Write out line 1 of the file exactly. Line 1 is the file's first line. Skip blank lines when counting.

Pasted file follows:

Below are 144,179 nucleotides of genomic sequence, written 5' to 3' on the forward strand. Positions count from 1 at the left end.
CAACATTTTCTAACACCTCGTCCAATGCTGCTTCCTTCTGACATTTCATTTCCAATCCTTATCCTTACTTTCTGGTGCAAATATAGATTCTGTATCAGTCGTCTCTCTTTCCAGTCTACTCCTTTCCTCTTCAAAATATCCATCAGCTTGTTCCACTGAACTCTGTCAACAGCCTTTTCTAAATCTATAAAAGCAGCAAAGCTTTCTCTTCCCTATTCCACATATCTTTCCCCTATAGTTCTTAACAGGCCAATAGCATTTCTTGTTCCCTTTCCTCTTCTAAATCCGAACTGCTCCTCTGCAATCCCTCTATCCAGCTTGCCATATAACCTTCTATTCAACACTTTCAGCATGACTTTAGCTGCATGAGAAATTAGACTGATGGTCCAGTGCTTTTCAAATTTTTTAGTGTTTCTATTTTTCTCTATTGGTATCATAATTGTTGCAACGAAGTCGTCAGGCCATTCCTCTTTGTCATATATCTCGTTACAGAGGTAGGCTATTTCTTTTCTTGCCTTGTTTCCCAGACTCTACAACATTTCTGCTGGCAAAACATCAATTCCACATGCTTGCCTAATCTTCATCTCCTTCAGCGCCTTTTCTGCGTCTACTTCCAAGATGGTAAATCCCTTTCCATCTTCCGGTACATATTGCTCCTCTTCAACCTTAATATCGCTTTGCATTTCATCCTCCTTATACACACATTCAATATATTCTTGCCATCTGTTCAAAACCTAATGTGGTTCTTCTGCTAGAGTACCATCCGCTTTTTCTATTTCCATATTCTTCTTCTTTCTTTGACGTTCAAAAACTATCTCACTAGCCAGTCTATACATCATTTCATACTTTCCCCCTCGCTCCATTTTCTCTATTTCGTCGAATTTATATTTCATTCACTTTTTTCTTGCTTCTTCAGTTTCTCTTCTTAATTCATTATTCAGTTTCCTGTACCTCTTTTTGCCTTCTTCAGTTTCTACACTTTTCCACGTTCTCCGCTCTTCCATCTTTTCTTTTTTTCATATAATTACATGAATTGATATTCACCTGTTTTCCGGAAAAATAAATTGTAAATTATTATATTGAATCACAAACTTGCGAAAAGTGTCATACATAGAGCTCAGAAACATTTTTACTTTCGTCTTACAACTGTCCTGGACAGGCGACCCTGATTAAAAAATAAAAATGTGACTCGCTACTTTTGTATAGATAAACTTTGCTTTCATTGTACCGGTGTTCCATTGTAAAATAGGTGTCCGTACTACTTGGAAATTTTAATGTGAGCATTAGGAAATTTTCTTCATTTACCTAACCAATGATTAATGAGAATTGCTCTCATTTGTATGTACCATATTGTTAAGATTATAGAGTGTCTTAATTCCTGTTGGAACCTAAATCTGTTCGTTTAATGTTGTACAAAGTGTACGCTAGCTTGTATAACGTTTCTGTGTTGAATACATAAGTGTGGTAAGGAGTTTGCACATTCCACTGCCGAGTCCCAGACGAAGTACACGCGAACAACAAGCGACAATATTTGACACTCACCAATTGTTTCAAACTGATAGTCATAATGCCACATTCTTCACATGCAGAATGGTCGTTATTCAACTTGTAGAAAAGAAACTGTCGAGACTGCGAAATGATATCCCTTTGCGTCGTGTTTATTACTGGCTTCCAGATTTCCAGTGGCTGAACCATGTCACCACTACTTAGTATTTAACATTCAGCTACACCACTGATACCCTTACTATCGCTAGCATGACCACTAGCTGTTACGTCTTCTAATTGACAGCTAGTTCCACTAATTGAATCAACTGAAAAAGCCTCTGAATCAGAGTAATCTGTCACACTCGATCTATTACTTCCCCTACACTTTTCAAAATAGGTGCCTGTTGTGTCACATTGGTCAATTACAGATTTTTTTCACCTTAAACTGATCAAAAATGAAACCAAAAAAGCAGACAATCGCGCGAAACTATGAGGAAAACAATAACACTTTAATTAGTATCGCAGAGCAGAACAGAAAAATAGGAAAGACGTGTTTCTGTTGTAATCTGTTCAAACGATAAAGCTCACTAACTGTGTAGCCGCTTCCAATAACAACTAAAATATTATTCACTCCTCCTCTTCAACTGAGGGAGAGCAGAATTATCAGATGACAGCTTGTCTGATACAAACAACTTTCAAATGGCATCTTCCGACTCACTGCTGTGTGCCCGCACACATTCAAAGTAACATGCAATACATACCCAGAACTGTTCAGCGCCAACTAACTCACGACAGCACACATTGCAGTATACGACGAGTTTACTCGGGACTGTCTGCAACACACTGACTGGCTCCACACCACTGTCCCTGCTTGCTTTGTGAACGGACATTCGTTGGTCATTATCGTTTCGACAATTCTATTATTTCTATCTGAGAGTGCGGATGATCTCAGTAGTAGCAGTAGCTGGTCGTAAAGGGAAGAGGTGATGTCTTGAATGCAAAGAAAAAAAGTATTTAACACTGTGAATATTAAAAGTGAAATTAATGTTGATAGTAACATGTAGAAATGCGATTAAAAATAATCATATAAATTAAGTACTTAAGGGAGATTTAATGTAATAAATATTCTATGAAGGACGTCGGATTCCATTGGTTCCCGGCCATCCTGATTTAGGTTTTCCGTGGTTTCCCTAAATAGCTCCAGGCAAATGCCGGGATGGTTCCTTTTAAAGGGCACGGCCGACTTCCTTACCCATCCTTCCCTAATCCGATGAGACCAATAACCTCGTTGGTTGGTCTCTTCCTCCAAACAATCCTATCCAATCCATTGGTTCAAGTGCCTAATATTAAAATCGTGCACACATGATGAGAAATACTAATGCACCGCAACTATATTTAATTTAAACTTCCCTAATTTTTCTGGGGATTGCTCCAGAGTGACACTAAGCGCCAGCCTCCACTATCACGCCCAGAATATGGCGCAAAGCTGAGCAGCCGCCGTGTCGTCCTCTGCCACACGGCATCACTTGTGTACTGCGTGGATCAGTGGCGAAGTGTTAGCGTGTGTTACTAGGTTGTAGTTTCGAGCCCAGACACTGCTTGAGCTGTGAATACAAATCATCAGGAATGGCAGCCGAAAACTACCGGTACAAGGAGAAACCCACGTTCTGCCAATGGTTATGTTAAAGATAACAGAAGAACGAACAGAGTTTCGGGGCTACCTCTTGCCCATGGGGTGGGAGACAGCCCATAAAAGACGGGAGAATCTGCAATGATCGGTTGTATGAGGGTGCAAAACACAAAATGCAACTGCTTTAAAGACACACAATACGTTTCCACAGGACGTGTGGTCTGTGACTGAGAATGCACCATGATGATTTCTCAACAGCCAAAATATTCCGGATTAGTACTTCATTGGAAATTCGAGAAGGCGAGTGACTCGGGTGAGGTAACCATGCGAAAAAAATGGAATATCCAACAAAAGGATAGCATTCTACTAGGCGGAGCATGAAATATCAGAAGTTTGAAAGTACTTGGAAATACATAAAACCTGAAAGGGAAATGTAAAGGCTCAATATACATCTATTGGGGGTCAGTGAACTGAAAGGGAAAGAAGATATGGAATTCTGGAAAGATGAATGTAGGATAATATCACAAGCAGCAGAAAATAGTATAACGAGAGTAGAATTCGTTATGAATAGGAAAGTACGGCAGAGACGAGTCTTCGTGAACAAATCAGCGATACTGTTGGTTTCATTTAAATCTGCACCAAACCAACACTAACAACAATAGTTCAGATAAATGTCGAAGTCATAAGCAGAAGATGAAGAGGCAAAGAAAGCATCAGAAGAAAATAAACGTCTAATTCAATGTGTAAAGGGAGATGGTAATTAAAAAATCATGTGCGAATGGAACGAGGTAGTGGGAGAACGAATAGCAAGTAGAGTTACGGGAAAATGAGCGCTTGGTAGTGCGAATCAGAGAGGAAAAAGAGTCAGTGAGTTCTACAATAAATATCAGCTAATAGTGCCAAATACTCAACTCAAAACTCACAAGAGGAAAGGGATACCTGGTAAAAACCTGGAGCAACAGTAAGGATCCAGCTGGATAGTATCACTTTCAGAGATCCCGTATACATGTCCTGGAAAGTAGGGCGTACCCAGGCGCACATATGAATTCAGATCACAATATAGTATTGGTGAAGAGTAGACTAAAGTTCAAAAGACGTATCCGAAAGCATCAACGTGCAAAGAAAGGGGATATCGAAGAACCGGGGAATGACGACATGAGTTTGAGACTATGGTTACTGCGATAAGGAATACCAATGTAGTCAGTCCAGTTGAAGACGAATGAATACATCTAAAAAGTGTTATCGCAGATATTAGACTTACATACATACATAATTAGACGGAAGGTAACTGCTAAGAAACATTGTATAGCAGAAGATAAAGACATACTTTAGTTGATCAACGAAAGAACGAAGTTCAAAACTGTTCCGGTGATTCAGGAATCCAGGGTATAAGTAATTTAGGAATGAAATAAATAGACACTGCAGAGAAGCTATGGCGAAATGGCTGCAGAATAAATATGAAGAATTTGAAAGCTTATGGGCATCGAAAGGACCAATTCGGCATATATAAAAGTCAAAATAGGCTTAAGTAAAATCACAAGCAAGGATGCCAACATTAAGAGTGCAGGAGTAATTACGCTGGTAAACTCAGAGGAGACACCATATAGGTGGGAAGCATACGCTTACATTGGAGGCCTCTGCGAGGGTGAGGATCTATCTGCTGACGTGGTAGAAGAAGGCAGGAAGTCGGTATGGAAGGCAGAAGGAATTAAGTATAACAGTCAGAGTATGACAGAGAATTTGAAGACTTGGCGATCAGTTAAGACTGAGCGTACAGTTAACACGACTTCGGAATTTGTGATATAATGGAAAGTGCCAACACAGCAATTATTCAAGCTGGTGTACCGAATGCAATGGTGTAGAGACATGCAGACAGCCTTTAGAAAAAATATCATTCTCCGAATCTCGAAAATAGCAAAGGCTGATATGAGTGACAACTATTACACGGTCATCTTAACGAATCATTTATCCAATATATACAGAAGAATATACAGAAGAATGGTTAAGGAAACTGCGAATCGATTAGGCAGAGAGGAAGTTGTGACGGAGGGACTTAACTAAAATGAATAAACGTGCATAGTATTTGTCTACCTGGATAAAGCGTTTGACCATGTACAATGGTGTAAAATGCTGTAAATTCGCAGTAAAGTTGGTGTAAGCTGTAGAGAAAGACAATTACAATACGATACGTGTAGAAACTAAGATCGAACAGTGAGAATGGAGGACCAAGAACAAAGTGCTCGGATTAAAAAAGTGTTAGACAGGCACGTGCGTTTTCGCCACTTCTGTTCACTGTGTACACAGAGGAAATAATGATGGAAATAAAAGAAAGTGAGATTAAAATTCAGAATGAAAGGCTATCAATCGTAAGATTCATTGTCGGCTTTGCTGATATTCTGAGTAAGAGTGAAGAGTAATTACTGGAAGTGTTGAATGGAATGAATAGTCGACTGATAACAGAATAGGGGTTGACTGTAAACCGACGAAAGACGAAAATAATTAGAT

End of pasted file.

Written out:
Below are 144,179 nucleotides of genomic sequence, written 5' to 3' on the forward strand. Positions count from 1 at the left end.